— Slavery and Four Years of War, Vol. 1-2 • Joseph Warren Keifer

... popular sympathies in the great European conflict. Thus deeply furrowed, that line became "a great gulf fixed." The Federal party unconsciously became an English party, although it indignantly disowned the epithet; and the Republican party became a French party, although with equal sincerity it denied the gross impeachment. Each belligerent was thus encouraged to hope some aid from the United States, through the ever-expected triumph ...
— Life and Public Services of John Quincy Adams - Sixth President of the Unied States • William H. Seward

... lay his salvation. For a sense of the ludicrous is the best of mental antiseptics; it, if anything, will keep our perishable human nature sweet, and save it from the madhouse. His discourse was punctuated throughout with quiet laughter. Thus, when he said, "I call it the late Republican party," it was with a chuckle so good-natured, so free from acidity and self-conceit, that only a pretty stiff partisan could have taken offense. Even his predictions of impending national ruin were delivered ...
— A Florida Sketch-Book • Bradford Torrey

... it, Congo, I can't help it!" he said. "They want to take you from me, do you hear? and that black Republican party up north wants to take you, too. They say I've no right to you, Congo,—bless my soul, and you were ...
— The Battle Ground • Ellen Glasgow

... immediately called for a supply of seventy-five thousand men. In the Ohio Senate, his message was read amid tumultuous applause; and the moment the sound of the cheers died away, Garfield, as natural spokesman of the republican party, sprang to his feet, and moved in a short and impassioned speech that the state of Ohio should contribute twenty thousand men and three million dollars as its share in the general preparations. The motion was immediately carried with the wildest demonstrations ...
— Biographies of Working Men • Grant Allen

... parties might differ on various issues, they both stood for the perpetuation of the existing social and industrial system based upon capitalist ownership. The tendency of the Republican party, founded in 1856, toward the abolition of negro chattel slavery was in precise harmony with the aims and fundamental interests of the manufacturing capitalists of the North. The only peril that the capitalist class feared was the ...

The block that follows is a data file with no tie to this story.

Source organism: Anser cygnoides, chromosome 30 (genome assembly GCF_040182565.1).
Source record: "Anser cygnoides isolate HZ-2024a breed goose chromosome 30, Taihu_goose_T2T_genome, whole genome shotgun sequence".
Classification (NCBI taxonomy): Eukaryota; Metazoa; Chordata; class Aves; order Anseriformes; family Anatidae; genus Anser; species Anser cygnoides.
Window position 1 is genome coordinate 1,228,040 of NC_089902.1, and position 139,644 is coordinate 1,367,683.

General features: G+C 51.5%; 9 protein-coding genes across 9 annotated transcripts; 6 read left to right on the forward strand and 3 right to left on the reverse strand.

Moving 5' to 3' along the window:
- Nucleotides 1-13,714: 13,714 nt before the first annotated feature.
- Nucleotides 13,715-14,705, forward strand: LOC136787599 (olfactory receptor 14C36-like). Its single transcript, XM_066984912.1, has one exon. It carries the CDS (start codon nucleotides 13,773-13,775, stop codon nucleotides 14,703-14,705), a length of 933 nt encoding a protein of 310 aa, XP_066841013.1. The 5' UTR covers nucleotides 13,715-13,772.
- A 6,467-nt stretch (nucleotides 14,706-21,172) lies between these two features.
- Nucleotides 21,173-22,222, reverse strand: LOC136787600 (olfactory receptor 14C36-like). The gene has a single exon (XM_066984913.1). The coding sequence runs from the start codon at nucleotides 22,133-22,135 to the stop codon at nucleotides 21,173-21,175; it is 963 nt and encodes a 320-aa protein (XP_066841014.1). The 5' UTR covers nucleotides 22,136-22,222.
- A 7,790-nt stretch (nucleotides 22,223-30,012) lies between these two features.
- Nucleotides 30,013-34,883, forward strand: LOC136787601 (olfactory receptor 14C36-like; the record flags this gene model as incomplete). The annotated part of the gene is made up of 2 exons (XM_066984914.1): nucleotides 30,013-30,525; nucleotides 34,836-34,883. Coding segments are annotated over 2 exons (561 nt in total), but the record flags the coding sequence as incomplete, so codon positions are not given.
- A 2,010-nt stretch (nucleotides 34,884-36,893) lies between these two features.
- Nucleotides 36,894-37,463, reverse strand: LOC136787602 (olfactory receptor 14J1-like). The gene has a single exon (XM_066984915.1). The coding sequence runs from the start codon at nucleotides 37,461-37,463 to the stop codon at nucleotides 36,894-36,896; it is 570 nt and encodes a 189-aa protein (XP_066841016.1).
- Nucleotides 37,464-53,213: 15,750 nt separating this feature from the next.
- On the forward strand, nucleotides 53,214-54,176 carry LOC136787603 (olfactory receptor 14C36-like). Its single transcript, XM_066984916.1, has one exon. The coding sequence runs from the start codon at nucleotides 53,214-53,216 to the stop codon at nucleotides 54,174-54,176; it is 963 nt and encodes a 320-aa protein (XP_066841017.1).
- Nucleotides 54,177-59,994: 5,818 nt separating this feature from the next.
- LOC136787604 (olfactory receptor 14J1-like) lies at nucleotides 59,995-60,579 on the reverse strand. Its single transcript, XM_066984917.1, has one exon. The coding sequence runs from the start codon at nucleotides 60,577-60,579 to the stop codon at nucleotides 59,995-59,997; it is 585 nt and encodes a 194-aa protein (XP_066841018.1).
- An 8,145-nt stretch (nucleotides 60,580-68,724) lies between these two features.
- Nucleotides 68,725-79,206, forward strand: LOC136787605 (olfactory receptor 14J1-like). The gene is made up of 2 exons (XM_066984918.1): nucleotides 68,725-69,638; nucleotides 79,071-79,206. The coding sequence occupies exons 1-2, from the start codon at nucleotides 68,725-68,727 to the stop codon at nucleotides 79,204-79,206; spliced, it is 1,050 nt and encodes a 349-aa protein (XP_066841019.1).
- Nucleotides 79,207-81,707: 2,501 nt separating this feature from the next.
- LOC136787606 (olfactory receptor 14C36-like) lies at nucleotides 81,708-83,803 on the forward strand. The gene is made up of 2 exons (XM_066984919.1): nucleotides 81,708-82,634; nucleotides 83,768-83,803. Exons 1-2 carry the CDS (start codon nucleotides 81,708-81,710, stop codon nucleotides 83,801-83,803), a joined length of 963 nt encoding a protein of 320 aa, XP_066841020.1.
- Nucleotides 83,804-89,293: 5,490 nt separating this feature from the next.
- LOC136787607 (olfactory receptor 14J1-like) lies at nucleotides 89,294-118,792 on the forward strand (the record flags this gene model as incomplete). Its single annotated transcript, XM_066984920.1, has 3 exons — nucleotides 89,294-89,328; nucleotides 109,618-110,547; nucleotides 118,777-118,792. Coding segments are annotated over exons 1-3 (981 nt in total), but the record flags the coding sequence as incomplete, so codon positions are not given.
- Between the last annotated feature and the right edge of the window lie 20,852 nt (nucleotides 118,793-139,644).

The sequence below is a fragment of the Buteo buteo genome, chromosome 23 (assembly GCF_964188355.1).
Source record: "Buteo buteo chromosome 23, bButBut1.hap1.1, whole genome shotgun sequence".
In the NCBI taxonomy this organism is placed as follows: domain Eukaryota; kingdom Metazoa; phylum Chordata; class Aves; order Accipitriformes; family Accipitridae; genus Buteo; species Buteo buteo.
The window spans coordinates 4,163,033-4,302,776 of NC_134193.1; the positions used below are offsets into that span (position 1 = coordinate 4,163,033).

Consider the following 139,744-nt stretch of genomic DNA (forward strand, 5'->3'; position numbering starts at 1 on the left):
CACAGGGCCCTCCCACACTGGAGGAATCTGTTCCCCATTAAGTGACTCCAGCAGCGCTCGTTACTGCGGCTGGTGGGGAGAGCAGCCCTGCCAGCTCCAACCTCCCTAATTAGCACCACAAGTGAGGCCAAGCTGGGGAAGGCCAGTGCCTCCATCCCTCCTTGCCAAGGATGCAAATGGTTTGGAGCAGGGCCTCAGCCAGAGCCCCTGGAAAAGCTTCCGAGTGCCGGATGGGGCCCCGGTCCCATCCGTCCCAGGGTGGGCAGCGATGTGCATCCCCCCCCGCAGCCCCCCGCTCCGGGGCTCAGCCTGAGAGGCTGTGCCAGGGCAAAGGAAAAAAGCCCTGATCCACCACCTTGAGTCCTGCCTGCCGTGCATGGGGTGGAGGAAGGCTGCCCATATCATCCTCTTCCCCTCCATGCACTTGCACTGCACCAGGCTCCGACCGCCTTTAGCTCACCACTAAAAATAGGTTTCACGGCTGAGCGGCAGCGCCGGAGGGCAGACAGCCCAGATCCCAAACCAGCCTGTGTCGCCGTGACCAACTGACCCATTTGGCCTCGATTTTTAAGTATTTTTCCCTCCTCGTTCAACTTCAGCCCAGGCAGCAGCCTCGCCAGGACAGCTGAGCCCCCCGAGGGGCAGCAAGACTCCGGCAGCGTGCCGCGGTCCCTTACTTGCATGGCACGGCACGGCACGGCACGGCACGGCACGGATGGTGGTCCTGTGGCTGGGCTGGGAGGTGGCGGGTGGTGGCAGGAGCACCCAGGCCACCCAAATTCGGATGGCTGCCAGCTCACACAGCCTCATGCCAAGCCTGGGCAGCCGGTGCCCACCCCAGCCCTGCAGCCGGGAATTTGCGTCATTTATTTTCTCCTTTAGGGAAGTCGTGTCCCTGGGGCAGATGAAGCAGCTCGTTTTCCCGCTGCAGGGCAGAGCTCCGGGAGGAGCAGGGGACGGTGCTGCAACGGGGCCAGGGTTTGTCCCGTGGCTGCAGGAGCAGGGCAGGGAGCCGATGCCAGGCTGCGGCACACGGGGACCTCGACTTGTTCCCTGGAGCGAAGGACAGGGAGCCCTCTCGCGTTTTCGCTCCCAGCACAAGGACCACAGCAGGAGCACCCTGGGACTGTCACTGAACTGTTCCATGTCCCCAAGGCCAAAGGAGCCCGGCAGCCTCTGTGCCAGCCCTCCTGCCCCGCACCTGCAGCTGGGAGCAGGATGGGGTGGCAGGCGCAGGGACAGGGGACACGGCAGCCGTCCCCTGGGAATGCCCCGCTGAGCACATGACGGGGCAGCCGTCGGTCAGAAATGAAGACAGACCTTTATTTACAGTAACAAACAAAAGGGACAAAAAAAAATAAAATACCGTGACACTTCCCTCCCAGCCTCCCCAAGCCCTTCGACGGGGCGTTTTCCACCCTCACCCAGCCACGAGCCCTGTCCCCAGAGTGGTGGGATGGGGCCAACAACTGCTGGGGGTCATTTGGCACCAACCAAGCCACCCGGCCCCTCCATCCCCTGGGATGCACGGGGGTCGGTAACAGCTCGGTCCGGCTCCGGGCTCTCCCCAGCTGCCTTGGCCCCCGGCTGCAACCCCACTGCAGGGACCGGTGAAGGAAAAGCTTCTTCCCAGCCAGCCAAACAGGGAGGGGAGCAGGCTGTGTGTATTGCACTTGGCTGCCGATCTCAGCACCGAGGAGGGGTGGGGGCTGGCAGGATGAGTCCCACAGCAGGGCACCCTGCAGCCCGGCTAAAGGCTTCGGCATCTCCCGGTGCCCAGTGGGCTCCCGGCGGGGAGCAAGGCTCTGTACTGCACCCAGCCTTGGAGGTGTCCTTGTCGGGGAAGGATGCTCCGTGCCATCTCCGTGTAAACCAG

— Great Fortunes from Railroads • Gustavus Myers

... lived through the most eventful era in our public history since the adoption of the Federal Constitution. For the eighteen years between the, formation of the Republican party, in 1854, and his sudden death in 1872, the stupendous civil convulsions through which we have passed have merely translated into acts, and recorded in our annals, the fruits of his thinking and the strenuous vehemence of his moral convictions. Whether he was right or wrong, ...
— Brave Men and Women - Their Struggles, Failures, And Triumphs • O.E. Fuller

... in the case of any particular Southerner. He could not help looking askance upon the dramatic shows of retribution which some of the Northern politicians were working, but with all his misgivings he continued to act with the Republican party until after the election of Hayes; he was away from the country during the Garfield campaign. He was in fact one of the Massachusetts electors chosen by the Republican majority in 1816, and in that most painful hour when there was question of ...
— Henry James, Jr. • William Dean Howells

... event was changing from the brown suit to the gray the contents of his pockets. He was earnest about these objects. They were of eternal importance, like baseball or the Republican Party. They included a fountain pen and a silver pencil (always lacking a supply of new leads) which belonged in the righthand upper vest pocket. Without them he would have felt naked. On his watch-chain were a gold penknife, silver cigar-cutter, seven keys (the use of two of which he had forgotten), ...
— Babbitt • Sinclair Lewis

... Transvaal must react dangerously down here in the old colony, and convert the Dutch Country party, now as loyal and prosperous a section of the population as any under the Crown, into dangerous allies of the small anti-English Republican party, who are for separation, thus paralysing the efforts of the loyal English party now in power, who aim at making the country a self-defending integral portion of the British Empire. Further, any attempt to give back or ...
— Lord Milner's Work in South Africa - From its Commencement in 1897 to the Peace of Vereeniging in 1902 • W. Basil Worsfold

... attempt was deprecated by nearly all of all parties; but the fate of Brown, with his resolute bravery, begot him large sympathy, and the false assumption of the South that he really represented northern feeling made his deed helpful to the anti-slavery movement, of which the Republican Party ...
— History of the United States, Volume 3 (of 6) • E. Benjamin Andrews

... inevitable that he should go along with the antislavery coalition which adopted the name of the Republican party. But his natural deliberation kept him from being one of its founders. An attempt of its founders to appropriate him after the triumph at Springfield, in October, 1854, met with a rebuff.(1) Nearly a year and a half went by before he affiliated ...
— Lincoln • Nathaniel Wright Stephenson